One of the many things we inherited from the California Historical Society is a twelve-volume set of American Ancestry: Giving The Name and Descent, in the Male Line, of Americans Whose Ancestors Settled in the United States Previous to the Declaration of Independence, by Thomas P. Hughes. Volume One was published in 1887. While the first two volumes focus on two counties in New York State, the remainder cover the whole of the United States. Each listing provides a brief biography for each individual.
An example of one of the family trees in
Bible and Family Records by the DAR

This section of the library holds two shelves of blue-clad books containing Bible and Family Records that were collected and transcribed in 1953 by the California State Society of the Daughters of the American Revolution. Margaret Griffith was the Editor. Our collection begins with Volume Ten so if you happen to have volumes 1-9 in your personal collection, please consider a donation to the library. Each volume has a listing of the contents followed by a carbon copy of typed pedigree charts. It is mind-boggling to me that someone typed these highly formatted pages without a word processor.

These are followed by two similar volumes that were prepared by CGS members in 1921 and 1944. Most of the material in these books is typed but the 1944 edition has numerous hand annotations.  Next are several volumes of California Genealogical Society Collections: Family Histories. Volume One includes the trees of the Perkins, Weeks, Snow, Knight, Wines, Armstrong, Thompson and Davis families. Each is quite substantial.

This group of reference books ends with books about immigration, military records, four volumes about Southern families and a few other topics.

Copyright © 2019 by California Genealogical Society

05 October 2019

Reminder: Quarterly Membership Meeting October 12

Saturday, October 12, is our Quarterly Membership Meeting at the CGS Library, 2201 Broadway, lower level. Come at noon, bring a lunch and socialize with fellow genealogists. We'll have some brief announcements and a preview of the new CGS website to be launched early next year. Trish Nicola Hackett's presentation on The Chinese Exclusion Act Case Files follows at 1 p.m.

Copyright © 2019 by California Genealogical Society

04 October 2019

Our Library Collections: Family Histories

One of hundreds of family history books at the
CGS library
Dear blog readers: due to an editorial error, the next post in this series by Chris Pattillo was posted out of order. 

Here is the first in a continuing series highlighting some of our holdings at the Library in Oakland.  For a fuller listing of books, journals, and more, consult the CGS Library catalog in WorldCat.

For those who have enjoyed reading the series about our state collections and were disappointed that it would end with my post about Wyoming, I am happy to tell you that I am not finished yet. There is much more in our library to tell everyone about. This post features our large Family Histories section.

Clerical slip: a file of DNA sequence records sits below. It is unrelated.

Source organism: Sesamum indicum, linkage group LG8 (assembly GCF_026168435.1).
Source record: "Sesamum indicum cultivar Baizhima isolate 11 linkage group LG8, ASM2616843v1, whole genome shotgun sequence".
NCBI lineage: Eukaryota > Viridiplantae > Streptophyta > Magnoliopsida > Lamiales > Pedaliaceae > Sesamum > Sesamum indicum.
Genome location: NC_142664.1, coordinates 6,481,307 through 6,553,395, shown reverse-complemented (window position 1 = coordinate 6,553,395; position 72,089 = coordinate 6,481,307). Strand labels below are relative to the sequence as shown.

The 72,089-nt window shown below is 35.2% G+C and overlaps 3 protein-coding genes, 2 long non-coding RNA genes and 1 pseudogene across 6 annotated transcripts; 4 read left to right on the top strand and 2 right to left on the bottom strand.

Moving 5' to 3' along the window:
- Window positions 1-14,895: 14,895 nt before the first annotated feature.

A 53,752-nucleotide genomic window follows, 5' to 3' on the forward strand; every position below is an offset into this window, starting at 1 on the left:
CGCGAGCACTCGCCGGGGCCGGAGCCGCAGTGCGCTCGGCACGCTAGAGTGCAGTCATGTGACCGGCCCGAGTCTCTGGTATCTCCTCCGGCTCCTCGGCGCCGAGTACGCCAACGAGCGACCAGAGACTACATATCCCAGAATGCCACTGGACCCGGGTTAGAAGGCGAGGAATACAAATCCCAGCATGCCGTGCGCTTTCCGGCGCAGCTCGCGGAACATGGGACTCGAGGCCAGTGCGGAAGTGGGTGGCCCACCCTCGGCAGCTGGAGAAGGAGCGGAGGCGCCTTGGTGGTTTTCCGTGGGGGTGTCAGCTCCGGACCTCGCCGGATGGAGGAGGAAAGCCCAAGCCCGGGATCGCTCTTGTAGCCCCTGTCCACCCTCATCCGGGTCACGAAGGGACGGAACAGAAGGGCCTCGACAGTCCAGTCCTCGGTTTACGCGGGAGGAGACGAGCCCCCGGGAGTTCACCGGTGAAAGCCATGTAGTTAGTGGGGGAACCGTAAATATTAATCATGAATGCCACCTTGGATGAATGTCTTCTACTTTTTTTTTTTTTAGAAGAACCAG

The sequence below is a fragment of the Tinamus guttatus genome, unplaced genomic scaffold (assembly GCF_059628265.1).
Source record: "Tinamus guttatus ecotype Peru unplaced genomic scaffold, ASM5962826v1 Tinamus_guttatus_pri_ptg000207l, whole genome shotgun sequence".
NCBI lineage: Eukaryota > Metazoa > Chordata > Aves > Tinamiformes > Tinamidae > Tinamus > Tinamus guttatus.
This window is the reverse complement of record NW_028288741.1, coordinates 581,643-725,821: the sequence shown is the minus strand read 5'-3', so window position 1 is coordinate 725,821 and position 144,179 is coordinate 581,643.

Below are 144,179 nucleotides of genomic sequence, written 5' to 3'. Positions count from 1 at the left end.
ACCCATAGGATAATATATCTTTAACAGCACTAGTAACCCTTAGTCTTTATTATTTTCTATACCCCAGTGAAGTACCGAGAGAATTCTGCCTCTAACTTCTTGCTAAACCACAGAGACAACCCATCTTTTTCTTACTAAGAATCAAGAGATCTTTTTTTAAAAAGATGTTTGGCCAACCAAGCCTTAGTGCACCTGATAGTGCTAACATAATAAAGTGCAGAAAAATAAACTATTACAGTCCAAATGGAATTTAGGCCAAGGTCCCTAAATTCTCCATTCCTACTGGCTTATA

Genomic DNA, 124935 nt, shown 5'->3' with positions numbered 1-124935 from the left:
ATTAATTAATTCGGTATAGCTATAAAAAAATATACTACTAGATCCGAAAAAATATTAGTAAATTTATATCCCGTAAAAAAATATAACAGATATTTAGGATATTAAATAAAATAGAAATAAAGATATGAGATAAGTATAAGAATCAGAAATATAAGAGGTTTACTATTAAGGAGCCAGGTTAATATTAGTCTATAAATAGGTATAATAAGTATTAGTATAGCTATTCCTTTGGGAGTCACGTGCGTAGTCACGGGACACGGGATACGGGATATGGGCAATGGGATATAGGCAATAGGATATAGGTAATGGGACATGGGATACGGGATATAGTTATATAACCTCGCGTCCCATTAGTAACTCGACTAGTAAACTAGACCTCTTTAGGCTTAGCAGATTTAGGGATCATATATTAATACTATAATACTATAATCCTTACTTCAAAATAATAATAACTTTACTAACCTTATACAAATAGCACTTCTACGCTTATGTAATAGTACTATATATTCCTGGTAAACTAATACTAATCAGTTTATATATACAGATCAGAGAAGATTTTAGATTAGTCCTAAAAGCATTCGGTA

Our Family History books occupy the shelves behind the bank of patron computers plus the shelves beyond the computers against the wall. In total there are over 120 shelves of family history books. The section begins with an eighteen-volume set of Historical Southern Families and also has several books about presidential families – their ancestors and descendants. I found a two-volume set among these that piqued my interest – Southside Virginia Families by John Bennett Boddie. My Pattillo ancestors lived in southside Virginia so I hoped to find a tidbit or two for my own family but was disappointed. I did find references to a second great uncle and three first cousins 3x removed in The Descendants of the Presidents by R. Whitney Tucker. They were descendants of President Andrew Johnson.

I found a few of  my distant relations in this book
Our shelves also offer The “Connection” In East Tennessee by Olga Jones Edwards and Izora Waters Frizzell. My James Pattillo married Carrie Stover from East Tennessee so this too was worth looking at. I found no Stovers in this book but I did find information on familiar allied families. My point in telling you these details is not to flaunt my personal family history, but rather to demonstrate that you might be surprised to find relevant information about your own family in unexpected places, so you need to think creatively about where to look.

Then we have numerous family histories arranged alphabetically by surname. The Families of Abbe and Abbey – another donation from George Dorman – is an impressive 500-page reference published in 1916. It starts with a chapter on John Abbe of Salem and Wenham, followed by eight chapters taking us through nine generations of his family. There are also chapters on Unconnected Lines, the 1790 Census and Revolutionary Soldiers. The index for this book is sixty-six pages long, so very complete.

Abbe is followed by fifteen books on the Adams family name. The range of what is available in our Family History section varies. Some Early American Ancestors of The Adams Family is a twenty-nine-page spiral-bound book that covers eleven generations. Obviously, there is much less detail than the Abbe book but it does include three fold-out fan charts that present a lot of information in a concise and very legible format.
This little gem was published in 2011 by Peter Adamson Meredith
Our collection also includes some charming self-published jewels like Jemina: An Incomplete Story. Author Peter Adamson Meredith used MyPublisher in 2011 to produce a little 5x7 hardcover book with text, color and black-and-white photos and a tiny but readable four-generation descendants chart.